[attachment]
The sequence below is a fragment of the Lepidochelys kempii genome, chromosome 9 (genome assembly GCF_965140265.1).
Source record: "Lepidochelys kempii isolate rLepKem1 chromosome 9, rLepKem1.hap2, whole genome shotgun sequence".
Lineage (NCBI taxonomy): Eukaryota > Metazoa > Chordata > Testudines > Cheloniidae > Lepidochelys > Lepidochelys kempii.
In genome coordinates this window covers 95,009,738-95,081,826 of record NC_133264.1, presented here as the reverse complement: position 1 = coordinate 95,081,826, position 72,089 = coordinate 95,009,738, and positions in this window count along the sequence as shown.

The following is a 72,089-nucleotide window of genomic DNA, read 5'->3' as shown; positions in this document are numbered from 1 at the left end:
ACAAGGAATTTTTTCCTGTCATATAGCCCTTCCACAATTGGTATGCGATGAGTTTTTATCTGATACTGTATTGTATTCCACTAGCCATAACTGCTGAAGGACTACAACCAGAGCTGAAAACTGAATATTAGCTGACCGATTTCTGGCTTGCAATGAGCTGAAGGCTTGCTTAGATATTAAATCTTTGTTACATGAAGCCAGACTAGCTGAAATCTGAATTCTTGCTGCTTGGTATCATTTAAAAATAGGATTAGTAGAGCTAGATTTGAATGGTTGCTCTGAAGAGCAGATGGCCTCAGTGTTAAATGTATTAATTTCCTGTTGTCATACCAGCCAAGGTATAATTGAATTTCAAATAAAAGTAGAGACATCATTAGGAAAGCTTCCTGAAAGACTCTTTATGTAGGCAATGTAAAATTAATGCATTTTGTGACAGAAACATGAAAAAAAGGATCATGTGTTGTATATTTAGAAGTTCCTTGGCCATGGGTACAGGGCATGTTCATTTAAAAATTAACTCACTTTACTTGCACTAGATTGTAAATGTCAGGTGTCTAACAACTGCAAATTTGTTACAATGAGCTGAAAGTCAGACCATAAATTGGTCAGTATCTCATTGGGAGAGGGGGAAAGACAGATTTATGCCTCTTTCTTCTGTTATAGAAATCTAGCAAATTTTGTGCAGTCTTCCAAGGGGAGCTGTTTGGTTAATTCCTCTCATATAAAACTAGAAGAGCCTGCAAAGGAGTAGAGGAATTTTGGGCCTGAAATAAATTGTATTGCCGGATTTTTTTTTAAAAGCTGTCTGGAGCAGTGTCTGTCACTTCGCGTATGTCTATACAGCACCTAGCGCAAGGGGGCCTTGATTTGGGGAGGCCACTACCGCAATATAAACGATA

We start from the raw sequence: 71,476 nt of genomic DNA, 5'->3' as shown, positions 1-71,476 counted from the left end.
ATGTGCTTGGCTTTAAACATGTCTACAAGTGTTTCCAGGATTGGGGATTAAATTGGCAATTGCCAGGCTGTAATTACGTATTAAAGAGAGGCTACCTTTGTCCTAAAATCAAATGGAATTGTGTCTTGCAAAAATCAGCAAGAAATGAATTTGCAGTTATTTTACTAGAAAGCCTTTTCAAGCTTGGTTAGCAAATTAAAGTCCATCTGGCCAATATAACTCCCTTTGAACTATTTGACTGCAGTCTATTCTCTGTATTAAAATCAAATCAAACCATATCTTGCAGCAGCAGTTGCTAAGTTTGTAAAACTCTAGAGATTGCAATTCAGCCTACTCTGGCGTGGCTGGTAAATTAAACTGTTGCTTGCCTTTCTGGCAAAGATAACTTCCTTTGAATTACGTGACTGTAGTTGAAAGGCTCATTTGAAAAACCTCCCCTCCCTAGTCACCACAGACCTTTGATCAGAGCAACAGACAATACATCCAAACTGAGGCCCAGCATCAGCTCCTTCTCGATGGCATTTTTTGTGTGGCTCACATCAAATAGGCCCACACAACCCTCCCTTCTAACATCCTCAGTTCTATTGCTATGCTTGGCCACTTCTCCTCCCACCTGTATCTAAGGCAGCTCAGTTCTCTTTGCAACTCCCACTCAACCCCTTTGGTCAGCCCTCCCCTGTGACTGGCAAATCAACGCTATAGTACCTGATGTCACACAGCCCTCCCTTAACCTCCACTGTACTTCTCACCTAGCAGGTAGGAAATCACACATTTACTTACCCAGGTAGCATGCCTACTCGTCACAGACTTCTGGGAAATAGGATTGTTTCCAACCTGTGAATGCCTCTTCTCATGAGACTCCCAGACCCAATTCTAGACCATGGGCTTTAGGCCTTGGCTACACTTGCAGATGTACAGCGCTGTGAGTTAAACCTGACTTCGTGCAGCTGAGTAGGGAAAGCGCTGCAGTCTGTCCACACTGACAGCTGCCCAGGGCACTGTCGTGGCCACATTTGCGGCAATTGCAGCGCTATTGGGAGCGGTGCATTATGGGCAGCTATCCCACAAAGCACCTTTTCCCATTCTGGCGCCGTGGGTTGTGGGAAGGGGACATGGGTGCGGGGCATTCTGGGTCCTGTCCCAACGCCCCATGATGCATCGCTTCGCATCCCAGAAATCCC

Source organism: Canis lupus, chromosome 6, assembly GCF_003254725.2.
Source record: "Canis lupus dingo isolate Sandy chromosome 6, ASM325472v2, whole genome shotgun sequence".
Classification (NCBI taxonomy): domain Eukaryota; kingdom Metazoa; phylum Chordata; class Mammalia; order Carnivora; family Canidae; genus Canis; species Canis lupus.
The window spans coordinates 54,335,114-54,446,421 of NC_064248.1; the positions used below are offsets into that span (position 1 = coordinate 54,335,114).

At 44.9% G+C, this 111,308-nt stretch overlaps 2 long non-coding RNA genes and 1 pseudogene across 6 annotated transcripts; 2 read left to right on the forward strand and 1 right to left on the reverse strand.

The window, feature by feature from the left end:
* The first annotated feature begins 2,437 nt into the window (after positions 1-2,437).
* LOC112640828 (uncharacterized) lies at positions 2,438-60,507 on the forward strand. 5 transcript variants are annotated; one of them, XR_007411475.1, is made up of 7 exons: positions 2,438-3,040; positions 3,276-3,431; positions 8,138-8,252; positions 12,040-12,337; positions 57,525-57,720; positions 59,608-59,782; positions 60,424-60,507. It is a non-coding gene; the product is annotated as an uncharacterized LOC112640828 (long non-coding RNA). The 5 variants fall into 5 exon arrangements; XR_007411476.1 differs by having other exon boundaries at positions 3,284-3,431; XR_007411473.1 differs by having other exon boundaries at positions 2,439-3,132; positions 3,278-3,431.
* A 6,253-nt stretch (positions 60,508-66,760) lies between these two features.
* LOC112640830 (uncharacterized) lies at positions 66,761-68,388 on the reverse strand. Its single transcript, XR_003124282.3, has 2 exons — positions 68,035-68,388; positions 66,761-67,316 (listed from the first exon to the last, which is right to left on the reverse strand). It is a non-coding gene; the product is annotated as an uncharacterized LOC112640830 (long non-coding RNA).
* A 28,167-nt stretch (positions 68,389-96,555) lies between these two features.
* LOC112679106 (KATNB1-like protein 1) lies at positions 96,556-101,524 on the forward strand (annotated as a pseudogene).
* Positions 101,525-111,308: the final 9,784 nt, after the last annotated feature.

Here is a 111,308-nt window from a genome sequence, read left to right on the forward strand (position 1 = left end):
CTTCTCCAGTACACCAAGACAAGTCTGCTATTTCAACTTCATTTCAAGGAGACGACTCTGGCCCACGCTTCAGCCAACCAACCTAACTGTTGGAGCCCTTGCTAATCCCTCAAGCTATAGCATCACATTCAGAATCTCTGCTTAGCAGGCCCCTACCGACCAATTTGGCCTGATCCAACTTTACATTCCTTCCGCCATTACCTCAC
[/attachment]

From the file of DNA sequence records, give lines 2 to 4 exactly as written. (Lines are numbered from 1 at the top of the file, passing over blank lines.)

Source record: "Lepidochelys kempii isolate rLepKem1 chromosome 9, rLepKem1.hap2, whole genome shotgun sequence".
Lineage (NCBI taxonomy): Eukaryota > Metazoa > Chordata > Testudines > Cheloniidae > Lepidochelys > Lepidochelys kempii.
In genome coordinates this window covers 95,009,738-95,081,826 of record NC_133264.1, presented here as the reverse complement: position 1 = coordinate 95,081,826, position 72,089 = coordinate 95,009,738, and positions in this window count along the sequence as shown.